He has been called one of Canada’s best known and best loved authors, but many people in River Bourgeois, N.S. just called him Farley.

“He wasn’t a celebrity when he was here, he was just Farley,” says Farley Mowat’s neighbour, Anne Louise Touesnard.

Mowat and his wife, Claire, spent many summers at their cottage in River Bourgeois and the people there shared a personal connection with the author and environmentalist.

Mowat passed away this week at the age of 92, and now River Bourgeois residents are reflecting on their time with their friend.

In 2007, Mowat donated more than 80 hectares of land to the Nova Scotia Nature Trust, with the instructions it never be sold or developed.

The author loved being a part of the Cape Breton community and they quickly adopted him as one of their own.

“He’d laugh, he’d joke, he was definitely, you knew Farley was in the room if you were having a party, but because he was having a good time,” says Touesnard.

Former newspaper editor Sharon Chilvers used to run a weekly newspaper in the community. She says residents always knew when the author was back in town.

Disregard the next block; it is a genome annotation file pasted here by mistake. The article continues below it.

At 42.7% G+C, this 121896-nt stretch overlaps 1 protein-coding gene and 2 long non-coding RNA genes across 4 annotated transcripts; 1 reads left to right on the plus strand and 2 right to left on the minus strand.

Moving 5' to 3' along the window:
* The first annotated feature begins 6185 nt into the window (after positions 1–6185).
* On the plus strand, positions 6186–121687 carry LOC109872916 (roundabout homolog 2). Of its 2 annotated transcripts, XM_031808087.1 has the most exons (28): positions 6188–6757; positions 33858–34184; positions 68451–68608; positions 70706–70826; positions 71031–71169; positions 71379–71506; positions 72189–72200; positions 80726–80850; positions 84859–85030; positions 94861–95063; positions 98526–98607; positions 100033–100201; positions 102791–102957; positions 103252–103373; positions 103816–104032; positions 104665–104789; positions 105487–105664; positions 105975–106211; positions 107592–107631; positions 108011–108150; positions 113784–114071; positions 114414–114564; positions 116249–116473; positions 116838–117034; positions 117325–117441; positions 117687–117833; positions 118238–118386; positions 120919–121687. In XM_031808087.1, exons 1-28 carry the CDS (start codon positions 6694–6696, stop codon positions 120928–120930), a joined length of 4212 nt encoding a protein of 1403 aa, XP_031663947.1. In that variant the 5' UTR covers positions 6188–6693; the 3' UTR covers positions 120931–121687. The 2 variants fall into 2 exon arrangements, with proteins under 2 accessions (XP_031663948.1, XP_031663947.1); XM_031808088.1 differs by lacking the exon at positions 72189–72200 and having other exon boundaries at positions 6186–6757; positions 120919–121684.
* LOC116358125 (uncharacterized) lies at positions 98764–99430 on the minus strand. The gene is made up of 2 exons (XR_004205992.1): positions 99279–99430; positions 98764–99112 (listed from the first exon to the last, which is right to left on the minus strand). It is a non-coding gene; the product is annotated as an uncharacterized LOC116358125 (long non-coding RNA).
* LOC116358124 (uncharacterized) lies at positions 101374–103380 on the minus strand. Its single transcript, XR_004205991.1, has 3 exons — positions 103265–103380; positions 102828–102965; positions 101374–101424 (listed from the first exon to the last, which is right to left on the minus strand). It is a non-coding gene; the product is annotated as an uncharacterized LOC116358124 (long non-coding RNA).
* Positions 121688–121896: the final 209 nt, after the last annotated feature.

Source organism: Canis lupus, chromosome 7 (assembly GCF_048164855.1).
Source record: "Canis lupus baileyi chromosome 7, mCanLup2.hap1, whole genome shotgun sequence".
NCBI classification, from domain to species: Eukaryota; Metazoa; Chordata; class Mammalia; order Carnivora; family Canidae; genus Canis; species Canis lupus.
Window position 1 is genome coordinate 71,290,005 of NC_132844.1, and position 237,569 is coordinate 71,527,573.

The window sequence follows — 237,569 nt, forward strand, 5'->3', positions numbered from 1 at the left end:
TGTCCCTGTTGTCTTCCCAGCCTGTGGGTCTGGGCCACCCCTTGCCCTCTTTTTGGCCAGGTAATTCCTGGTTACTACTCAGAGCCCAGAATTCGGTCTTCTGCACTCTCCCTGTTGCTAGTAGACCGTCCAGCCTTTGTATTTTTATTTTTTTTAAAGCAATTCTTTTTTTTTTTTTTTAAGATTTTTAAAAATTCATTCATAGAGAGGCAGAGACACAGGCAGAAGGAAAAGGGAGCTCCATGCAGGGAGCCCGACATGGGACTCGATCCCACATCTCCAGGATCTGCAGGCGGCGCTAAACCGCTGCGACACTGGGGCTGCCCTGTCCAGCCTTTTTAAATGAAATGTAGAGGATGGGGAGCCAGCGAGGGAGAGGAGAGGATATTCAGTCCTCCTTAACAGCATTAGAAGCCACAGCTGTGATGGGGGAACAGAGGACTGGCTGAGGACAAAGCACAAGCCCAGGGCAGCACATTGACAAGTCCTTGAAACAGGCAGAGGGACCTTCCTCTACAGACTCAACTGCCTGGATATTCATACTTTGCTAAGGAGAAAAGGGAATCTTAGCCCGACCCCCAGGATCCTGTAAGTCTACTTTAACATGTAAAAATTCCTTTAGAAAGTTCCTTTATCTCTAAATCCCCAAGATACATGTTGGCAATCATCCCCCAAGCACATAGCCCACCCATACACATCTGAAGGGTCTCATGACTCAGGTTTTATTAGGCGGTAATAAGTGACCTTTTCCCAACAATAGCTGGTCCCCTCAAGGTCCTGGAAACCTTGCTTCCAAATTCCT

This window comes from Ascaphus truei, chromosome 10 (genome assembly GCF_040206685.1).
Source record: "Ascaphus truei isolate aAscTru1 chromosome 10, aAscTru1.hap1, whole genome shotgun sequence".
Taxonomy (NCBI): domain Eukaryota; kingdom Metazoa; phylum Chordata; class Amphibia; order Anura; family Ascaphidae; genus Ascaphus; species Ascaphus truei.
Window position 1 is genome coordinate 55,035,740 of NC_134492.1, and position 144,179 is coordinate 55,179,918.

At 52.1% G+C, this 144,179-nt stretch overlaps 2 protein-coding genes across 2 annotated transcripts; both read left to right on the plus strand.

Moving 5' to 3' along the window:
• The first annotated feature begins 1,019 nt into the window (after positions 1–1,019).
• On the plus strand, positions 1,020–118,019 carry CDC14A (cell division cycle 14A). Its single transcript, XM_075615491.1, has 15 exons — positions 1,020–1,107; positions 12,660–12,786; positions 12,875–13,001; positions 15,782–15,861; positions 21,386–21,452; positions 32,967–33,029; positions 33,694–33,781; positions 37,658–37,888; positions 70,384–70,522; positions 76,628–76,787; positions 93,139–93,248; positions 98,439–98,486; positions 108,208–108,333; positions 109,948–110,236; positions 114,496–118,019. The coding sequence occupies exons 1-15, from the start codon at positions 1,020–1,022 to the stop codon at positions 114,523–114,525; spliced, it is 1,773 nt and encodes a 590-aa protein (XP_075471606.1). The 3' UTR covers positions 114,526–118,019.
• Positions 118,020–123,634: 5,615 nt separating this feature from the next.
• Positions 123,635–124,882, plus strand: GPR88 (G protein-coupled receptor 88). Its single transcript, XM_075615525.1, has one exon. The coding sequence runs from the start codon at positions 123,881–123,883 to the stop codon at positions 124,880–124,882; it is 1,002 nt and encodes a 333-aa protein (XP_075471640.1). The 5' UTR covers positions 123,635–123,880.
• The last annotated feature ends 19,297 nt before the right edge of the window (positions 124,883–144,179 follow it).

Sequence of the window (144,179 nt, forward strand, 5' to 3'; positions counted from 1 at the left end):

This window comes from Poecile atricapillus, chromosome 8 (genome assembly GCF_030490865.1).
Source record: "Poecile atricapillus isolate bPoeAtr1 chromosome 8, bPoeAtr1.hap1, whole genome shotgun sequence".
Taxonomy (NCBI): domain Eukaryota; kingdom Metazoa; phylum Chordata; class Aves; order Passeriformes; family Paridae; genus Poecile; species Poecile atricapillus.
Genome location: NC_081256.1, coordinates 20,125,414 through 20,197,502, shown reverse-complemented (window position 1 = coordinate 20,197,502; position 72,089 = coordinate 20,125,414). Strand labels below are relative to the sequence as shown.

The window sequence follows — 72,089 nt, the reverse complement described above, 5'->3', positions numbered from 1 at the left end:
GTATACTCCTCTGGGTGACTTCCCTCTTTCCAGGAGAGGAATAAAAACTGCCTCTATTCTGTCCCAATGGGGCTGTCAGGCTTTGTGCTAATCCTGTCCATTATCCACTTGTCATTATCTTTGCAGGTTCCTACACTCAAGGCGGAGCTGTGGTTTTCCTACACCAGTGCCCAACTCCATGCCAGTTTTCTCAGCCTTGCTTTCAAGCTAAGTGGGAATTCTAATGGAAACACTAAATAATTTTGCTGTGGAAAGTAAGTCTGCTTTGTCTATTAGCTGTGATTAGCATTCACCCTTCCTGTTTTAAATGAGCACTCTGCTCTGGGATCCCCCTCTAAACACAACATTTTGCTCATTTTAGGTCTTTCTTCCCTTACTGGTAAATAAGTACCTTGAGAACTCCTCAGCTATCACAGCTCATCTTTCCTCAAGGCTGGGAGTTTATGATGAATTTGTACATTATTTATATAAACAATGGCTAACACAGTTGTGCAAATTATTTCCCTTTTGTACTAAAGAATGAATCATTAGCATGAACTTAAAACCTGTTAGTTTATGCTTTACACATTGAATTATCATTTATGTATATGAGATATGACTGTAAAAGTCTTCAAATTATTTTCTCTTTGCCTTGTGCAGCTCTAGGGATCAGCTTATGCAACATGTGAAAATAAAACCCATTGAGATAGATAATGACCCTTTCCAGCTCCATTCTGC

“Every time I met him, even in the grocery store, it was, he said, ‘I don’t think I gave you your hug for the summer yet,’” says Chilvers. “And he would give me a hug and the next week I would meet him again and ‘I don’t remember giving you a hug yet,’ so yes again, another hug.”

Touesnard says she knew Mowat for decades, and among her special memories is a copy of ‘And No Birds Sang,’ autographed by the author.

The last time she saw Mowat and his wife, he was hitchhiking outside her home.

“They were totally laughing because the dog had locked them out of the truck,” she recalls.

It appears a local memorial service for Mowat will not be taking place, but thanks to his generous donation, his legacy in the community will live on for generations.

With files from CTV Atlantic's Dan MacIntosh